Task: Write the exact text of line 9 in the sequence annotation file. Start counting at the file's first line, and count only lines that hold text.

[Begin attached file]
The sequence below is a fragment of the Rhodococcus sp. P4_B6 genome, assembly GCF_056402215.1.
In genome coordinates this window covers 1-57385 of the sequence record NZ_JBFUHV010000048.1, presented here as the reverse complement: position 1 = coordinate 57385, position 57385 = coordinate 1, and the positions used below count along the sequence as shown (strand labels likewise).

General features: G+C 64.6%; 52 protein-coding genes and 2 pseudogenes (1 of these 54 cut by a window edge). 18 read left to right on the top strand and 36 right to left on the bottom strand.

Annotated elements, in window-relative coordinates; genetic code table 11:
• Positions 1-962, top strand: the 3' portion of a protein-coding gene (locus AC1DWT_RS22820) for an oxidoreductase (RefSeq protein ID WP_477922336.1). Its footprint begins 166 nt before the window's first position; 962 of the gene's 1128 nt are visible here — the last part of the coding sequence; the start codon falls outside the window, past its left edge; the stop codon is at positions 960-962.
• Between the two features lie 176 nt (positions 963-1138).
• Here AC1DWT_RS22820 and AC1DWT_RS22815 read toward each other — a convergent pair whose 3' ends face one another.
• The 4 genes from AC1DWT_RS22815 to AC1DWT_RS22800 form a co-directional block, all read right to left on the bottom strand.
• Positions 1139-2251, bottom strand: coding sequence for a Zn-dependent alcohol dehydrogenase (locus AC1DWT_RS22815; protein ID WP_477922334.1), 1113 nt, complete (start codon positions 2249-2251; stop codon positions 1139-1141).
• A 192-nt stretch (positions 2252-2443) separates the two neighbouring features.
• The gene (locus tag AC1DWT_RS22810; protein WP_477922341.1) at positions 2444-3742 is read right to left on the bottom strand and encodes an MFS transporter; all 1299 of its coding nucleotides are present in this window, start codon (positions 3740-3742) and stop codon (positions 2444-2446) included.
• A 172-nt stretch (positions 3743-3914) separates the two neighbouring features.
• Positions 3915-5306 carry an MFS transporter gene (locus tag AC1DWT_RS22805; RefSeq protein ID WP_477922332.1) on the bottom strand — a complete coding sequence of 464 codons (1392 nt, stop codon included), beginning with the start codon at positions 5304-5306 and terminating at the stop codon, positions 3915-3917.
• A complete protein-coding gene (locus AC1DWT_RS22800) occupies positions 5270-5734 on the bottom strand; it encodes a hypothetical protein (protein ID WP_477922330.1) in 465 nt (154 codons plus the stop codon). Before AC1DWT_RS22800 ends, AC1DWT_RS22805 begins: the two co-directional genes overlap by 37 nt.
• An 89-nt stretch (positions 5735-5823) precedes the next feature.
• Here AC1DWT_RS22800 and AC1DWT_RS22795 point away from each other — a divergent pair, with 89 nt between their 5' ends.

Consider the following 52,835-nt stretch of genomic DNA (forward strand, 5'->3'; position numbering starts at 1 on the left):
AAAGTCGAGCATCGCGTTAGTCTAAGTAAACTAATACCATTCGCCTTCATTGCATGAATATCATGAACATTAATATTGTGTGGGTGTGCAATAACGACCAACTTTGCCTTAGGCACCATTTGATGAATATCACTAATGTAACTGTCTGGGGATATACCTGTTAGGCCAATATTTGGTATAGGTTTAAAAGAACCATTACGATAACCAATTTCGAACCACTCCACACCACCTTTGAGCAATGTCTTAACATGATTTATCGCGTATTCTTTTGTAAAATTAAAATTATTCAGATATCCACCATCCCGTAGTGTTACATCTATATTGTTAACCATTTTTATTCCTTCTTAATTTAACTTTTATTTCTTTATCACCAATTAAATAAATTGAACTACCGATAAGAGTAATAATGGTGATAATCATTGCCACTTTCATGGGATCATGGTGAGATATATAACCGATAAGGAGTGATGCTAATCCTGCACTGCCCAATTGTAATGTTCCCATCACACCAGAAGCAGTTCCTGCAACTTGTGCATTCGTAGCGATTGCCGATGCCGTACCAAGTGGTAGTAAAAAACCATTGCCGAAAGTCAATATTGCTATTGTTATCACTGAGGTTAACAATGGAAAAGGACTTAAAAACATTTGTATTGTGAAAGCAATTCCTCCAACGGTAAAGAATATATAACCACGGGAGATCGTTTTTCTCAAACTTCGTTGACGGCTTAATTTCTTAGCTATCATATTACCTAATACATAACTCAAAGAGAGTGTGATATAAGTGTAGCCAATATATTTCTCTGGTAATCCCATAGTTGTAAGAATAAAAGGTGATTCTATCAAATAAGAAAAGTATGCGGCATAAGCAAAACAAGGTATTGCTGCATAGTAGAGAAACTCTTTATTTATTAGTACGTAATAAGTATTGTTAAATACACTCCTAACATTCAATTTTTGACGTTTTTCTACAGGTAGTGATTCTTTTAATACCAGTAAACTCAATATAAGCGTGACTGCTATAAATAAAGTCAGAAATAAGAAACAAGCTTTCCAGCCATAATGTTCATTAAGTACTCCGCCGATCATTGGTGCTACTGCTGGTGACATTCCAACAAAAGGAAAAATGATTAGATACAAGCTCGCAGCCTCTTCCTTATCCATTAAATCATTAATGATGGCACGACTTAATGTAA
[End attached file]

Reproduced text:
• Positions 1139-2251, bottom strand: coding sequence for a Zn-dependent alcohol dehydrogenase (locus AC1DWT_RS22815; protein ID WP_477922334.1), 1113 nt, complete (start codon positions 2249-2251; stop codon positions 1139-1141).